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Guiding Customers Through the Framing Process

By Jen Gramm, Tru Vue Director of Marketing

It’s probably a familiar site in your shop, a customer or couple walks in holding a piece they are interested in having framed. As they view the dozens of samples on your wall, they begin to look overwhelmed.  You ask to see their piece, lay it on a viewing surface and ask them a few questions about what they want. Right away they say they are on a budget but that the piece they’ve brought in is special, destined for a high-profile space in their home or doesn’t fit a ready-made frame.  They don’t know where to start and could use some guidance filtering through all the options they see. They may say they aren’t the “artistic type,” and have a hard time choosing what will look best.


According to research from Unity Marketing, trust, confidence, and choice of materials are the primary factors that influence a person to choose where to custom frame.  These are the factors that help bring customers through your door, and what your customers expect you to deliver once they are in your store.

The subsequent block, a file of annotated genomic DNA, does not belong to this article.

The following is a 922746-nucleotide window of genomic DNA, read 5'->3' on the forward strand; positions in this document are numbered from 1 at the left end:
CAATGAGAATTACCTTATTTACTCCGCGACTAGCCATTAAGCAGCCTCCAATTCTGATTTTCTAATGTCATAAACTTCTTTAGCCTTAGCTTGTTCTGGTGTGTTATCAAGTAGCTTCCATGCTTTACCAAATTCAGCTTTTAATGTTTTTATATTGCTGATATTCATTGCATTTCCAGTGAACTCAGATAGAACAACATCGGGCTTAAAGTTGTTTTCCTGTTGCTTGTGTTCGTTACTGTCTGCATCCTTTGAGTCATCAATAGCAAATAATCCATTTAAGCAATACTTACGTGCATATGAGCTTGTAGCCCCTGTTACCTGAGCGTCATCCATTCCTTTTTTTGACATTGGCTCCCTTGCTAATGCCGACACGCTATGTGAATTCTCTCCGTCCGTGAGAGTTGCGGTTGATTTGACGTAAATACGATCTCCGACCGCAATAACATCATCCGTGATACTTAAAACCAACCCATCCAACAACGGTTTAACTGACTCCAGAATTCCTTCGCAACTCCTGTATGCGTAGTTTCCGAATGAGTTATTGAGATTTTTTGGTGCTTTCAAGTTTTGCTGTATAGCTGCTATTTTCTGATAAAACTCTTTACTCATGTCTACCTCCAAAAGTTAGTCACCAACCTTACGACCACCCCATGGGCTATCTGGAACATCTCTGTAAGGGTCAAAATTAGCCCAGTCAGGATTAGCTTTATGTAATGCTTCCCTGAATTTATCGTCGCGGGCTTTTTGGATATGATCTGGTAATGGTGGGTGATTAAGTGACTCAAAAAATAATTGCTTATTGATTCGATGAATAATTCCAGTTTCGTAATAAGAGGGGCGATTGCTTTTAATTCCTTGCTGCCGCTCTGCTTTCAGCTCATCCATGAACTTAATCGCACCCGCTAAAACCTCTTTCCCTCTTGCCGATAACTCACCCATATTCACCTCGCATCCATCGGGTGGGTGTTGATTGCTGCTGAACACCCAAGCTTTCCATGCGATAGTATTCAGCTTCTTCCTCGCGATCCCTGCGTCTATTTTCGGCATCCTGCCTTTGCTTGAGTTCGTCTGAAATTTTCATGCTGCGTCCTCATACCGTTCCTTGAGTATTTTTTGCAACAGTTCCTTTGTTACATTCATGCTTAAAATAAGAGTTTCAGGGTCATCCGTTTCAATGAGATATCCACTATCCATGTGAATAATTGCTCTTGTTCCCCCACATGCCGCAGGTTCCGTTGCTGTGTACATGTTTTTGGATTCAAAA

Many framers agree that some of the toughest issues to address when working with customers on projects are price, envisioning the final piece, and how it will look in their space, and feeling overwhelmed with choice.  Fortunately, custom framers have three important items in their “toolbox” to help address these challenges.



Customers look to your store walls to inspire their own


According to John Ranes II, CPF, GCF, and owner of The Frame Workshop of Appleton in Wisconsin, in today’s custom framing business climate sales tools, including samples, are more important than ever. Framed projects on your wall can help inspire, but they are also an ideal tool for educating. Explanations can win confidence, Ranes points out, and sales tools are a great way to enhance you ‘show and tell’ for customers.



1. Make sure the pieces on your wall reflect your range.

The completed projects you display should be a reflection of the wide variety of options you offer, not just your most impressive work. Including pieces that represent a range of prices, as well as different types of objects that can be framed helps customers visualize the potential of their project. In fact, the Unity Marketing research shows that one-third of items being framed are shadowboxes, as well as growth in framing non-art items.